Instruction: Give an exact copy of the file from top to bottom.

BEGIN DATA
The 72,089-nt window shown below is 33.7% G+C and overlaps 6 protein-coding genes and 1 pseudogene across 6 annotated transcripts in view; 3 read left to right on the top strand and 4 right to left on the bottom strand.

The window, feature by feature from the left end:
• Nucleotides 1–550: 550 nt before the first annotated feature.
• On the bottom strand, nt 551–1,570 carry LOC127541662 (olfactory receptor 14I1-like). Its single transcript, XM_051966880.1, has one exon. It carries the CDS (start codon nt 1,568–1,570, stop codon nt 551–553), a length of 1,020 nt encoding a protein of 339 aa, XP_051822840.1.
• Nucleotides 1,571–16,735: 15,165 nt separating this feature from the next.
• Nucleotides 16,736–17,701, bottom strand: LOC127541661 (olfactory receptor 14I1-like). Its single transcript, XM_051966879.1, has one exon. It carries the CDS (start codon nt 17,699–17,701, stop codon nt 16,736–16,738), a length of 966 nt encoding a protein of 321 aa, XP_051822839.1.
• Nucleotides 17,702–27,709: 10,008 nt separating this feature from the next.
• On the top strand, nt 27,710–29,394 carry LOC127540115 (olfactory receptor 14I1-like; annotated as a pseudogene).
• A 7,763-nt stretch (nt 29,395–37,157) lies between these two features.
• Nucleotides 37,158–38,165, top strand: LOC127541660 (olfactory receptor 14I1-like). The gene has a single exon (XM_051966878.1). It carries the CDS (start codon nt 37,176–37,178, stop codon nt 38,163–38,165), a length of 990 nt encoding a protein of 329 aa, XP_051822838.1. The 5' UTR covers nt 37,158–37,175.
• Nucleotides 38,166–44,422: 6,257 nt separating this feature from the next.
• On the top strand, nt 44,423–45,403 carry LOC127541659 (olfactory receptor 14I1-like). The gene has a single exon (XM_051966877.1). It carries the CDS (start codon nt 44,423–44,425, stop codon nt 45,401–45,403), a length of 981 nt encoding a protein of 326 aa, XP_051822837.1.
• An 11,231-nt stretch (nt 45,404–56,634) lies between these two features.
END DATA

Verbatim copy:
The 72,089-nt window shown below is 33.7% G+C and overlaps 6 protein-coding genes and 1 pseudogene across 6 annotated transcripts in view; 3 read left to right on the top strand and 4 right to left on the bottom strand.

The window, feature by feature from the left end:
• Nucleotides 1–550: 550 nt before the first annotated feature.
• On the bottom strand, nt 551–1,570 carry LOC127541662 (olfactory receptor 14I1-like). Its single transcript, XM_051966880.1, has one exon. It carries the CDS (start codon nt 1,568–1,570, stop codon nt 551–553), a length of 1,020 nt encoding a protein of 339 aa, XP_051822840.1.
• Nucleotides 1,571–16,735: 15,165 nt separating this feature from the next.
• Nucleotides 16,736–17,701, bottom strand: LOC127541661 (olfactory receptor 14I1-like). Its single transcript, XM_051966879.1, has one exon. It carries the CDS (start codon nt 17,699–17,701, stop codon nt 16,736–16,738), a length of 966 nt encoding a protein of 321 aa, XP_051822839.1.
• Nucleotides 17,702–27,709: 10,008 nt separating this feature from the next.
• On the top strand, nt 27,710–29,394 carry LOC127540115 (olfactory receptor 14I1-like; annotated as a pseudogene).
• A 7,763-nt stretch (nt 29,395–37,157) lies between these two features.
• Nucleotides 37,158–38,165, top strand: LOC127541660 (olfactory receptor 14I1-like). The gene has a single exon (XM_051966878.1). It carries the CDS (start codon nt 37,176–37,178, stop codon nt 38,163–38,165), a length of 990 nt encoding a protein of 329 aa, XP_051822838.1. The 5' UTR covers nt 37,158–37,175.
• Nucleotides 38,166–44,422: 6,257 nt separating this feature from the next.
• On the top strand, nt 44,423–45,403 carry LOC127541659 (olfactory receptor 14I1-like). The gene has a single exon (XM_051966877.1). It carries the CDS (start codon nt 44,423–44,425, stop codon nt 45,401–45,403), a length of 981 nt encoding a protein of 326 aa, XP_051822837.1.
• An 11,231-nt stretch (nt 45,404–56,634) lies between these two features.